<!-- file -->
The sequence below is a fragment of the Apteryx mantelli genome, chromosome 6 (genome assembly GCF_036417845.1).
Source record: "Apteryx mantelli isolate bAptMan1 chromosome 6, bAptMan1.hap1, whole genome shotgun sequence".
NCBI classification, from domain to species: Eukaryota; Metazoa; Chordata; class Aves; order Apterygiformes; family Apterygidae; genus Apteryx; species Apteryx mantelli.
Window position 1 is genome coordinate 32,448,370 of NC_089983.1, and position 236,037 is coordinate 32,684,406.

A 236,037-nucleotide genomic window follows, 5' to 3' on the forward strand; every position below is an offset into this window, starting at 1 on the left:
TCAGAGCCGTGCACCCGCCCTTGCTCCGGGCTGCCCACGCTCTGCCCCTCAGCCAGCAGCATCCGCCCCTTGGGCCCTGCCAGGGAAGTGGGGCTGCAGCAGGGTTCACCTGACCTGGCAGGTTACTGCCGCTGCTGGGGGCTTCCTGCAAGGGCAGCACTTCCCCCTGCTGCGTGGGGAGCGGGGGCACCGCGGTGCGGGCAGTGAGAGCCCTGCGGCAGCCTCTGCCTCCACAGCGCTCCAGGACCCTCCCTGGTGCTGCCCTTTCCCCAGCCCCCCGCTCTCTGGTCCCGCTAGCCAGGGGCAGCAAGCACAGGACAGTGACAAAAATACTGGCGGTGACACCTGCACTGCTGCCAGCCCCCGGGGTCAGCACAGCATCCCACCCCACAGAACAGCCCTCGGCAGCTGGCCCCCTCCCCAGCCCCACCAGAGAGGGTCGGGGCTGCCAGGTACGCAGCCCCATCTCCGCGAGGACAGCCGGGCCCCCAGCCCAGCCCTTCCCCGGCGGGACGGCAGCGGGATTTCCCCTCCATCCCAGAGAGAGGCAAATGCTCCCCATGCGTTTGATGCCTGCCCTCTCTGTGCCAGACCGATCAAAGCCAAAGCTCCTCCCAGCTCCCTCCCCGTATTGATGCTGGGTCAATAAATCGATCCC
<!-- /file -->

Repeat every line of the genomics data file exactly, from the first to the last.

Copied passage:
The sequence below is a fragment of the Apteryx mantelli genome, chromosome 6 (genome assembly GCF_036417845.1).
Source record: "Apteryx mantelli isolate bAptMan1 chromosome 6, bAptMan1.hap1, whole genome shotgun sequence".
NCBI classification, from domain to species: Eukaryota; Metazoa; Chordata; class Aves; order Apterygiformes; family Apterygidae; genus Apteryx; species Apteryx mantelli.
Window position 1 is genome coordinate 32,448,370 of NC_089983.1, and position 236,037 is coordinate 32,684,406.

A 236,037-nucleotide genomic window follows, 5' to 3' on the forward strand; every position below is an offset into this window, starting at 1 on the left:
TCAGAGCCGTGCACCCGCCCTTGCTCCGGGCTGCCCACGCTCTGCCCCTCAGCCAGCAGCATCCGCCCCTTGGGCCCTGCCAGGGAAGTGGGGCTGCAGCAGGGTTCACCTGACCTGGCAGGTTACTGCCGCTGCTGGGGGCTTCCTGCAAGGGCAGCACTTCCCCCTGCTGCGTGGGGAGCGGGGGCACCGCGGTGCGGGCAGTGAGAGCCCTGCGGCAGCCTCTGCCTCCACAGCGCTCCAGGACCCTCCCTGGTGCTGCCCTTTCCCCAGCCCCCCGCTCTCTGGTCCCGCTAGCCAGGGGCAGCAAGCACAGGACAGTGACAAAAATACTGGCGGTGACACCTGCACTGCTGCCAGCCCCCGGGGTCAGCACAGCATCCCACCCCACAGAACAGCCCTCGGCAGCTGGCCCCCTCCCCAGCCCCACCAGAGAGGGTCGGGGCTGCCAGGTACGCAGCCCCATCTCCGCGAGGACAGCCGGGCCCCCAGCCCAGCCCTTCCCCGGCGGGACGGCAGCGGGATTTCCCCTCCATCCCAGAGAGAGGCAAATGCTCCCCATGCGTTTGATGCCTGCCCTCTCTGTGCCAGACCGATCAAAGCCAAAGCTCCTCCCAGCTCCCTCCCCGTATTGATGCTGGGTCAATAAATCGATCCC